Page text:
Austin Hedges continues to tinker with his approach at the plate.
He worked over the winter to limit his head movement and develop a two-handed follow-through. And just Saturday he made another adjustment in batting practice, staying back on pitches rather than attacking.
“It kind of allowed me to slow things down and see the ball better,” Hedges said.
In his first spring at-bat in the second inning of Sunday’s 2-1 loss the Los Angeles Angels, Hedges sent a 2-2 pitch from Garrett Richards the opposite way over the right field wall. Then, in his second-and-final time up, he drew a four-pitch walk.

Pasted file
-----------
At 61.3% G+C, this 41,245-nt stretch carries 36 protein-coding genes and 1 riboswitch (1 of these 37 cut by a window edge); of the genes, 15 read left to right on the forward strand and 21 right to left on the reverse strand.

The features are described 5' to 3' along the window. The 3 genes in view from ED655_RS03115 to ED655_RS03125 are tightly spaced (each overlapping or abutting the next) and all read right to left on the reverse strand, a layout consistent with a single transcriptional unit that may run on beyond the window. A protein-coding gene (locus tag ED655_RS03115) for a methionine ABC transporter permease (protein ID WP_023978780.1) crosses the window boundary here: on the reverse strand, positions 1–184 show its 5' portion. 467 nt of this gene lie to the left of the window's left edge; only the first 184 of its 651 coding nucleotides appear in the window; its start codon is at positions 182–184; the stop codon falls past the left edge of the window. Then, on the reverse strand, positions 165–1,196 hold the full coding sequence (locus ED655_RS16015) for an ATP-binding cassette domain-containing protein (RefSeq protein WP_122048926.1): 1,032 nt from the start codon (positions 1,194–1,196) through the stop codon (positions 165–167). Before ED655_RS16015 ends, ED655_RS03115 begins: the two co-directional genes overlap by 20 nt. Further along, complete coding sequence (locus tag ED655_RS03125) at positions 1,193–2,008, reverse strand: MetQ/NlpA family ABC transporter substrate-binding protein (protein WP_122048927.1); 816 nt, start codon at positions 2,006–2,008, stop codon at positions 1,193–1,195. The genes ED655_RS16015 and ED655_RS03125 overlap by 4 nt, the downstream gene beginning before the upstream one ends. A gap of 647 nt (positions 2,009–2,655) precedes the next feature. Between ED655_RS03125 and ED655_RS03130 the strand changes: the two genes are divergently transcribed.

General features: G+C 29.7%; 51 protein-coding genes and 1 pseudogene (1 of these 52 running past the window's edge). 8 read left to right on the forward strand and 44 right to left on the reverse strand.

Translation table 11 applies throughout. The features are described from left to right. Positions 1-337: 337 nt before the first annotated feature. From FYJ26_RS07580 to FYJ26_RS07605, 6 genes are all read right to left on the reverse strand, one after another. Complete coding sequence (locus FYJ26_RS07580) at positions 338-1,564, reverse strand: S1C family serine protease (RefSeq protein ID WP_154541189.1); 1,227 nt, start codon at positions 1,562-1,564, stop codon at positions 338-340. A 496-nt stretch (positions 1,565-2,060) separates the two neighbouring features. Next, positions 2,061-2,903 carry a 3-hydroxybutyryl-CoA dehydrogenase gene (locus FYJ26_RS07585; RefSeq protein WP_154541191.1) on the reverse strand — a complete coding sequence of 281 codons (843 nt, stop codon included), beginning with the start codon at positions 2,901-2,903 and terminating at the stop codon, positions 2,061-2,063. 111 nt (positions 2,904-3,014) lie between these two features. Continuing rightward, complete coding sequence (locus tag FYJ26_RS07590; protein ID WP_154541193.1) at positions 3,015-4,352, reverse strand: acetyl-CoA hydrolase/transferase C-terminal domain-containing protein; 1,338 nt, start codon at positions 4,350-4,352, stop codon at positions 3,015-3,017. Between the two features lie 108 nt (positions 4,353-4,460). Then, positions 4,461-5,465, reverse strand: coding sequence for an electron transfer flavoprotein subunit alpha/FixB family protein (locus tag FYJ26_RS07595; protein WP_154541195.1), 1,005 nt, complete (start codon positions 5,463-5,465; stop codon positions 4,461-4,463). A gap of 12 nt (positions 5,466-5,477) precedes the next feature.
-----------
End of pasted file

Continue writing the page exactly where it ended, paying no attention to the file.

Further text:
It was the latter that might have been more impressive for the catcher who hit 18 home runs last season but also chased pitches outside the strike zone at a rate of 37.7 percent and struck out in almost 30 percent of his plate appearances.
“I thought the walk was probably just as exciting as the home run,” manager Andy Green said. “He’s worked hard. There’s a simplicity to it, less head movement, easier to see the baseball. Hopefully that carries on.”